“If I would’ve had more time, I would’ve said less.” It’s a quote/paraphrase that has been attributed to Mark Twain, Ernest Hemingway and Blaise Pascal. It doesn’t matter who said it. I heard it from Jill Falk, my online journalism professor, and it stuck with me throughout the semester. Perhaps that’s what inspired me from writing 1000+ word blogs and down to about 800 (and later, to the 550s+!). Live and learn, as it has been said. Now the time is up, and we are at end the semester. Did I say enough, and what did I say? What have I been doing for the past few months?
Theory (Book Larnin’)
First things first: the textbook. Sure, I didn’t really like it, nor did I really absorb a large amount of information from it. But it did make me aware of things I never really thought about: crowd-sourcing, for one. The other that stuck with me was the interactive side of ‘new media.’ The concept wasn’t new to me, but the behind the scenes, how-its-done details certainly were.
Our professor also showed us various talks and gave a few snazzy prezis herself. We learned that story-telling is key. You can be hip to the buzzwords and have all the latest gadgets, but without telling a story, they won’t be much use.
The rest of the class was all “practical.” We had to do everything ourselves. And it hurt. We learned how journalists use social media (especially Twitter and Tumblr) not only get their stories out into the Interwebs, but to find stories as well. Twitter is more about shouting out what you’re doing (like in this youtube video from early 2009), it’s about being part of a virtual community of like-minded people.
We also had to follow influential journalistic sources on our RSS feeds, tumblrs, and twitter. We used Hootsuite (which thanks to Professor Falk’s Com130 in 2010, I had already) to keep everything in sorted. In theory we did, anyway. Hootsuite can still be overwhelming. It’s true, Jill, admit it). But I digress. Using twitter, we were able to follow individual bloggers, journalist, and even whole organizations (APnews, Wall Street Journal NPR, etc.). And let’s not even talk about the Twitter Scavenger Hunt.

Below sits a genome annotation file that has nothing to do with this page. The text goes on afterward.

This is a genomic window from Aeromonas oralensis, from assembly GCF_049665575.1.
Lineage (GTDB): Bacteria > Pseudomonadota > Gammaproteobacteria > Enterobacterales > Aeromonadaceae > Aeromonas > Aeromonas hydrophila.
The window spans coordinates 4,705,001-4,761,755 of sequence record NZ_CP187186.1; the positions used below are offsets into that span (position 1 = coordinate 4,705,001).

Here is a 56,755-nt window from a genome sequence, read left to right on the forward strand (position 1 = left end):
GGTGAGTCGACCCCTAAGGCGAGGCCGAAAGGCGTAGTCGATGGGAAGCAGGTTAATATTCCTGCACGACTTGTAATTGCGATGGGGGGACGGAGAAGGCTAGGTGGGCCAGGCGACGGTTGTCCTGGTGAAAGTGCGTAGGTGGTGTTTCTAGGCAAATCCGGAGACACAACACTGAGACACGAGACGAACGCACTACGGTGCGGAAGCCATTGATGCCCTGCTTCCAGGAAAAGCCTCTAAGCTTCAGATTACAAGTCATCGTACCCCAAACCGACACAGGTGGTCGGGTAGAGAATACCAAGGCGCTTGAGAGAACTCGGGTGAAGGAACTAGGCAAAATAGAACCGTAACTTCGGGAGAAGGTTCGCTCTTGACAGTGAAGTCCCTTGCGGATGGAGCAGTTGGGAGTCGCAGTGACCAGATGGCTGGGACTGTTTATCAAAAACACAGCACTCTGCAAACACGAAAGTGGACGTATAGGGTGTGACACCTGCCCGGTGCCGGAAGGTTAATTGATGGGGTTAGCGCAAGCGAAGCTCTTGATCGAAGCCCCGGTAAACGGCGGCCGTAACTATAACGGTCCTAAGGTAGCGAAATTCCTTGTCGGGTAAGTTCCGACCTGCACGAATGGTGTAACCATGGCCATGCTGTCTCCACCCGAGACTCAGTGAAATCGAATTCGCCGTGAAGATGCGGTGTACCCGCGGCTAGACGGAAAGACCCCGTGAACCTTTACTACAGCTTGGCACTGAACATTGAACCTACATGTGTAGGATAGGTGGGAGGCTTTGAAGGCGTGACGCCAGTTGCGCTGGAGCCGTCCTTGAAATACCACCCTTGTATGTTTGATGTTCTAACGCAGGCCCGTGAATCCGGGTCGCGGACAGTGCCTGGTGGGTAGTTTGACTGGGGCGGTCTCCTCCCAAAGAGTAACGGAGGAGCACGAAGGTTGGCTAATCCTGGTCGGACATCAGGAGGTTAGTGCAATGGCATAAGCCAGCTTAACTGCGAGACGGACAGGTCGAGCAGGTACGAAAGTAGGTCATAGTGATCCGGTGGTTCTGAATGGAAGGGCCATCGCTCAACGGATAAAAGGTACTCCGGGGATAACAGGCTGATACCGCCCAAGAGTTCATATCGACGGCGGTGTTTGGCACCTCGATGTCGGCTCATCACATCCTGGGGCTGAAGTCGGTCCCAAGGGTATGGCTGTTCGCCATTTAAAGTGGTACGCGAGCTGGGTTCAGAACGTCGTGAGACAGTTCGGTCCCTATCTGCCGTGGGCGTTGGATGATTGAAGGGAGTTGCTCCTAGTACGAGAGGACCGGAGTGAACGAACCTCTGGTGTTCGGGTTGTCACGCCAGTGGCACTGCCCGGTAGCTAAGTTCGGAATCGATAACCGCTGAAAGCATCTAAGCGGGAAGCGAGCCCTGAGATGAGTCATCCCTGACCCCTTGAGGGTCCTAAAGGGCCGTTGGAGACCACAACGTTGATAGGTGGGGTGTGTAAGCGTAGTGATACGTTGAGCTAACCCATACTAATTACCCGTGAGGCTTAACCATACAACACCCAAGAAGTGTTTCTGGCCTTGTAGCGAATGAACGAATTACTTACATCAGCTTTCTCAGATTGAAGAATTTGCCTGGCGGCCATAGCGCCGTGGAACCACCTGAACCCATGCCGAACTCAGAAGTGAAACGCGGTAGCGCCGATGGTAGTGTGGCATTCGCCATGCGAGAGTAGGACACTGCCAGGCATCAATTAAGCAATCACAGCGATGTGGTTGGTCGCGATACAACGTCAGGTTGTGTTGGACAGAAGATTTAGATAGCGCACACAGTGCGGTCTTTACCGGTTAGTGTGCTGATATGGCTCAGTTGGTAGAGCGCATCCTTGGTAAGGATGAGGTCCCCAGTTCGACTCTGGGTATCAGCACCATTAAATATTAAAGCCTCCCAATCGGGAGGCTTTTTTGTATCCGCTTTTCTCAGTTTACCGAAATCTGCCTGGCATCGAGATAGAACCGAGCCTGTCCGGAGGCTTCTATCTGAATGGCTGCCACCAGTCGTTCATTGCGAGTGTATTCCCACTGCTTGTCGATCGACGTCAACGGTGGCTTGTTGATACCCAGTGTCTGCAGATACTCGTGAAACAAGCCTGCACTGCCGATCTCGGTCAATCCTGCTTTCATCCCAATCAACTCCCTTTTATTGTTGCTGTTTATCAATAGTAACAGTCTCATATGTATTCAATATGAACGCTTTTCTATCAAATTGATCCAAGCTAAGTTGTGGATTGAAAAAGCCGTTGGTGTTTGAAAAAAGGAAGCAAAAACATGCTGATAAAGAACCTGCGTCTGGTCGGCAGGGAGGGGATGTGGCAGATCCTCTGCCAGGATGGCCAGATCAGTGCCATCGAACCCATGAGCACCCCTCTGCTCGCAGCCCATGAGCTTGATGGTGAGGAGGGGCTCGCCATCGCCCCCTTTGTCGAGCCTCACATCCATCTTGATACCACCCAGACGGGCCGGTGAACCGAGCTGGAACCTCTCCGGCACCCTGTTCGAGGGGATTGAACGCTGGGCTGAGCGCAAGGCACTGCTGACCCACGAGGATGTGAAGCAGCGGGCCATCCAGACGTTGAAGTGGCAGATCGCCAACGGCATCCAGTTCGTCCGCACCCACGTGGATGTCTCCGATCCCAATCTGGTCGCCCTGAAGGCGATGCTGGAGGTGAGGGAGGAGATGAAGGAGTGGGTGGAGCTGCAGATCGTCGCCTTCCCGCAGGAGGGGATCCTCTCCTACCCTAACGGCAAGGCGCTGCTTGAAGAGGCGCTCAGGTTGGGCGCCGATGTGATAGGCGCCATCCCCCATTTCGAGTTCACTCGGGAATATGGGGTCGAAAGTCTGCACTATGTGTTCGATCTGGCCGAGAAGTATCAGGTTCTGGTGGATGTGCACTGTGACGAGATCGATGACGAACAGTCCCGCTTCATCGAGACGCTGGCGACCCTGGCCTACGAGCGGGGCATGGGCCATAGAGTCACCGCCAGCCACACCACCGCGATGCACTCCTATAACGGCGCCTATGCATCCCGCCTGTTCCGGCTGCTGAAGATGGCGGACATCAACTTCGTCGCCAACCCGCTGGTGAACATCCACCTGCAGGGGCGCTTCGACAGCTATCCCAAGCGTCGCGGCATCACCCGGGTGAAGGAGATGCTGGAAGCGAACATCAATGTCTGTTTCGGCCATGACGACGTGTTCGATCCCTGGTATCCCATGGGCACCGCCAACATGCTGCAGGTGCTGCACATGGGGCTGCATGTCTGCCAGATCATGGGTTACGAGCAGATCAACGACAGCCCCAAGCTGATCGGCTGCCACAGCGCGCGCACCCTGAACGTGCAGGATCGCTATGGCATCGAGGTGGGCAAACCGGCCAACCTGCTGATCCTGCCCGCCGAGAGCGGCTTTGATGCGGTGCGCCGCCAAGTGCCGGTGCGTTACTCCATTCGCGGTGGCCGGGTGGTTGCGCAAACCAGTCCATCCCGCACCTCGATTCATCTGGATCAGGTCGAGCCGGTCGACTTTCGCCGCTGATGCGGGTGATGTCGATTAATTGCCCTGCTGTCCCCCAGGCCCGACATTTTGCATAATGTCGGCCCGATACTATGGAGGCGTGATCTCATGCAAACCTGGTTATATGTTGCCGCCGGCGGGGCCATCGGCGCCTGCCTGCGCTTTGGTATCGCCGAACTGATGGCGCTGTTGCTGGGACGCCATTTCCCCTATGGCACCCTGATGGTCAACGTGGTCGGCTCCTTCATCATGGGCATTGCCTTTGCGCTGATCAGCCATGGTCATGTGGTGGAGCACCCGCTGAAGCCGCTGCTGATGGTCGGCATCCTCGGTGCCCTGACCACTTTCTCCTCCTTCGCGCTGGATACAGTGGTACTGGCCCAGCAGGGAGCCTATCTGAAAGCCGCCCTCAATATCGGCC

The most practical, and difficult part of the class was doing the actual stories. First, I had to come up with a story idea. After some generous assistance, I then had to do the actual legwork. Boots on the ground, prancing around from the Boone Home to pipe tobacco shops, taking pictures, asking questions, and getting out of my comfort zone. Which is a good thing. Comfort zones are stupid.
Then the even harder part: putting it online in a presentable fashion. Finding the right programs to put up slide shows, experimenting with SoundCloud to upload a choppy interview on SoundCloud, and my good ol’ reliable timeline program. Of course, there was the infamous Story 5 (thanks to this fine woman here), we had to edit with video. I put a lot of work into that only to find didn’t “finish the race.” I missed some part of the requirements. Which is ironic because my story was about a colorful race.
But in the end, the stories came together, the pictures eventually uploaded, and I did get some sleep.
Finally, all of the class became more familiar with WordPress. I only ever really used it to write blogs. I could hyperlink, post videos, and maybe even a picture or two. It didn’t take long in the Virtual300 to realize there was more to it.
I’ve worked on seven stories for this class. I missed out on story number 4, because, well, I was having a hard time with the class at the time. I wrote a story about the Boone Home, by spending several hours on the Boone campus. I filmed myself dribbling a soccer ball through augmented reality. Besides the stories, I gained followers on twitter, and became more proficient in various skills. However, in the end, my favorite accomplishment is on the story I flubbed up in the minute details: the Splash Dash.
I choose this video not because I think it’s fantastic quality, but because how much I went out of my way for it, and the new experience it provided me with. For this video, I used a Go Pro camera, and I had a blast. It enabled to get int he middle of the action, without damage to the camera (and thus none to my wallet). Sure, I may not have made the other pieces of multimedia to put alongside the video, but I made the video. And I had fun.
I am at 799 words. I would have said less, but I have no more time.